And if you ever want to come back and edit an existing post—to change its title, link, or permalink—follow the same steps to edit your post.
How to delete a Racket post
Sometimes it’s better to start over and say what you want to say again to get it out perfectly. Just delete your recording and try again.
To do that, open the Racket menu in the top left and select My Posts. There, click *Delete* beside the post you decided not to keep around. If you’ve published the post, you’ll see its post title; if not, click *Edit* first to make sure which draft post you’re deleting. If you just wrapped up recording and are in the editing room, you can click the menu and select My Posts, then click delete beside the most recent recording without a title to remove the post you just recorded.
Do note that once you’ve deleted a post, you won’t be able to access that recording again.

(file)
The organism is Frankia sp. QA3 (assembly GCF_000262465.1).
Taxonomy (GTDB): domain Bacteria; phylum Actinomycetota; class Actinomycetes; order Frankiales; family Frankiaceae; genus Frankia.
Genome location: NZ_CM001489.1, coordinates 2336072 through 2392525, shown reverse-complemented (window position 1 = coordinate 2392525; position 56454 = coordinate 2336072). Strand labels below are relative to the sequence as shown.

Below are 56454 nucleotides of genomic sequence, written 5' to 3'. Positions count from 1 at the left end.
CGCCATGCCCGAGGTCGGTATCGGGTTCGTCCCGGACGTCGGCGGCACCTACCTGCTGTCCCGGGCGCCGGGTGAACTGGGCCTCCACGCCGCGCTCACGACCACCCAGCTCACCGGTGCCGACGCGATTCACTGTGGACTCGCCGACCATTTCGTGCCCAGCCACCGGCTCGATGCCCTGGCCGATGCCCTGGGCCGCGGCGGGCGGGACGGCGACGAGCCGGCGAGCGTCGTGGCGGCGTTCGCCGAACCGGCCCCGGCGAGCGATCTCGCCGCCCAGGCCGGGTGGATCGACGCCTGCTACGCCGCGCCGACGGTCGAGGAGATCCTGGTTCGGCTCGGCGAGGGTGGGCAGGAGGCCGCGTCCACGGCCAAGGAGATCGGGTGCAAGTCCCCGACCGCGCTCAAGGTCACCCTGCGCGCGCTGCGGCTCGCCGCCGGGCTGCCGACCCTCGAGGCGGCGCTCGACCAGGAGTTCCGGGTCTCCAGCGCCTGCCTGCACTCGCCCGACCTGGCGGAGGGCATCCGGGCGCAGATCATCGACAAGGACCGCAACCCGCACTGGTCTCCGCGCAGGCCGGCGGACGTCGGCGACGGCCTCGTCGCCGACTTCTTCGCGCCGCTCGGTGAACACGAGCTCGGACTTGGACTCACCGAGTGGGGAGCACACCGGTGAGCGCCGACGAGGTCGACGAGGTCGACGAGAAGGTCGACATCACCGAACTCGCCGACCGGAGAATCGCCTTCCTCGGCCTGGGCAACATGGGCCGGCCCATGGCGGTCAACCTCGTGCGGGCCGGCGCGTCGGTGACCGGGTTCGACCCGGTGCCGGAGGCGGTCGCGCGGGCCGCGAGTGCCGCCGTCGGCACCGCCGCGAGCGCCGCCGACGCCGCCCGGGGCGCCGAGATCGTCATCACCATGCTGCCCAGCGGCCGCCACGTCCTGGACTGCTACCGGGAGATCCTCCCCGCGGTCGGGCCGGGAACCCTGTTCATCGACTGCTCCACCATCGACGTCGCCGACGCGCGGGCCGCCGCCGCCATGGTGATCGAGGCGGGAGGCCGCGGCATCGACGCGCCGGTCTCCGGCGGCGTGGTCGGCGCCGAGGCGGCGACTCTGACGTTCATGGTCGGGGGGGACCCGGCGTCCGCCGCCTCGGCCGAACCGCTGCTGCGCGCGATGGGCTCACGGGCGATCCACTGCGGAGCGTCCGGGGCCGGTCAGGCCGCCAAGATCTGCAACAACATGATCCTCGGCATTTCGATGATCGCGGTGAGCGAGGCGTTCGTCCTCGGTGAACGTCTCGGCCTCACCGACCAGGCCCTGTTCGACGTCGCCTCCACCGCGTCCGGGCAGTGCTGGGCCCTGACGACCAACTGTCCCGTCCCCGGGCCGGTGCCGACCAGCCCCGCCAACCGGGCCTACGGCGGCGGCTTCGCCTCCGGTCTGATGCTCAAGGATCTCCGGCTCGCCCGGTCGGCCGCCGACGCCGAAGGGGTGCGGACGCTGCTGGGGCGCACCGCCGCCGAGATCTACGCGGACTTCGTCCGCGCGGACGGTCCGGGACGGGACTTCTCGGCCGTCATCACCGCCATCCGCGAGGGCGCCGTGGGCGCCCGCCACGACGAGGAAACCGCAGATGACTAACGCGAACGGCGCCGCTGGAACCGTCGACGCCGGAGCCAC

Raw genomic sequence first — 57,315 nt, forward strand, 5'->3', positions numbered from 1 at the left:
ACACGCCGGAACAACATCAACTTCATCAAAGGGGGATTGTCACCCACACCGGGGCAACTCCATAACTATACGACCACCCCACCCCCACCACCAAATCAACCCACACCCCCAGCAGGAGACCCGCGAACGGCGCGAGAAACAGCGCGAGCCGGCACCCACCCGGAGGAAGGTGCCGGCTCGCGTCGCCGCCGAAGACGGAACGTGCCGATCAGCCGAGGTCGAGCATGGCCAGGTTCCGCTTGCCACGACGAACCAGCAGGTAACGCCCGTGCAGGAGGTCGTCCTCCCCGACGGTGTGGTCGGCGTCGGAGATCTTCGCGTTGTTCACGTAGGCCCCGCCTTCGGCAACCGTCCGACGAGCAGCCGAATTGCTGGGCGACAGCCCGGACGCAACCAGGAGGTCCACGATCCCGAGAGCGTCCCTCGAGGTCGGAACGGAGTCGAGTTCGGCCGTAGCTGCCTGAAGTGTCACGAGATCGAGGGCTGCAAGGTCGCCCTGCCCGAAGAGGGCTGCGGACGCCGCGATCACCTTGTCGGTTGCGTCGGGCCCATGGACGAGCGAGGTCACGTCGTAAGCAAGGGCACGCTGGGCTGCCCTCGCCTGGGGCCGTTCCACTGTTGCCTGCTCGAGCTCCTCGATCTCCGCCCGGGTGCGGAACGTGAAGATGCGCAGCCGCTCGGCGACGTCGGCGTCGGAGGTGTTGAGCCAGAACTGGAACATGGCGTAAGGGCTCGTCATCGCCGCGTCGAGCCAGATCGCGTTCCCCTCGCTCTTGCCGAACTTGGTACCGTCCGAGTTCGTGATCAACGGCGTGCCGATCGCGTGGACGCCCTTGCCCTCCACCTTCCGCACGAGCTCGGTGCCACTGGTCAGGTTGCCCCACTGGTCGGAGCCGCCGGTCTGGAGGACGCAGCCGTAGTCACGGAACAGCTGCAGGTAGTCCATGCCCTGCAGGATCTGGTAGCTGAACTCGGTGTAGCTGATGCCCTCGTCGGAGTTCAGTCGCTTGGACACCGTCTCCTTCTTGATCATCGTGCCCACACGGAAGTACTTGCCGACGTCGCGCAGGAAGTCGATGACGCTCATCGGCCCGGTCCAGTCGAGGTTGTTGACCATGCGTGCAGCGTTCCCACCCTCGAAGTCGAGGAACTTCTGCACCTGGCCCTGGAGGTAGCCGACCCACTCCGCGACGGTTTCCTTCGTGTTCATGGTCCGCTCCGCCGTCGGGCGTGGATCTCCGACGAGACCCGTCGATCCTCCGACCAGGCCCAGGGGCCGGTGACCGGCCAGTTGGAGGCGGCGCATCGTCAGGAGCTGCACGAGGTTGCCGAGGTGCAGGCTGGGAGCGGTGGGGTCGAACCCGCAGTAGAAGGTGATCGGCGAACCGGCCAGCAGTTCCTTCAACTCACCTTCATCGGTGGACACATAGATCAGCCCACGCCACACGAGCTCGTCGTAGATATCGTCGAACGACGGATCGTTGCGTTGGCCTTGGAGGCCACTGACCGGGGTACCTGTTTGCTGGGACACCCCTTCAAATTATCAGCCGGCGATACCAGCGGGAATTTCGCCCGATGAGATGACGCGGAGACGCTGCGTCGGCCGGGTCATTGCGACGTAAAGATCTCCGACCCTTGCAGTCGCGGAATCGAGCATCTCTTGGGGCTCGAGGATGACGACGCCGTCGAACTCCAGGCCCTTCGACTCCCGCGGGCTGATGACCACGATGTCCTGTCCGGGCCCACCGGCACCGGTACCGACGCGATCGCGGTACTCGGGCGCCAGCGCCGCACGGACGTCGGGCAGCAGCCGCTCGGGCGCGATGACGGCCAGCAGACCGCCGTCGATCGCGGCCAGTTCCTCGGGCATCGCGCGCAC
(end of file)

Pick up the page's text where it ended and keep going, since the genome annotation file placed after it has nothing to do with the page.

How to get more out of Racket
Racket's not just a place to record your thoughts. It's also where you can listen to the best ideas and performances from the Racket community. Whenever you open your Racket feed, you'll see new recordings from others—including popular posts from across Racket, as well as new content from people you follow.
Click a post to listen to it in your feed, or click the title to open it in a full-page player. You can jump to the section you want to listen to, and Racket will highlight the person who's currently talking. You can like your favorite posts—tap and hold or hover your mouse over the heart icon to like a post. And, you can find new people to follow from group posts. Click speakers' names to see their profile and other Racket posts and follow them to get notified whenever they record something new.
Plus, don't forget to share your Racket posts and profile to build a following of people that'll get notified when you publish new Racket recordings!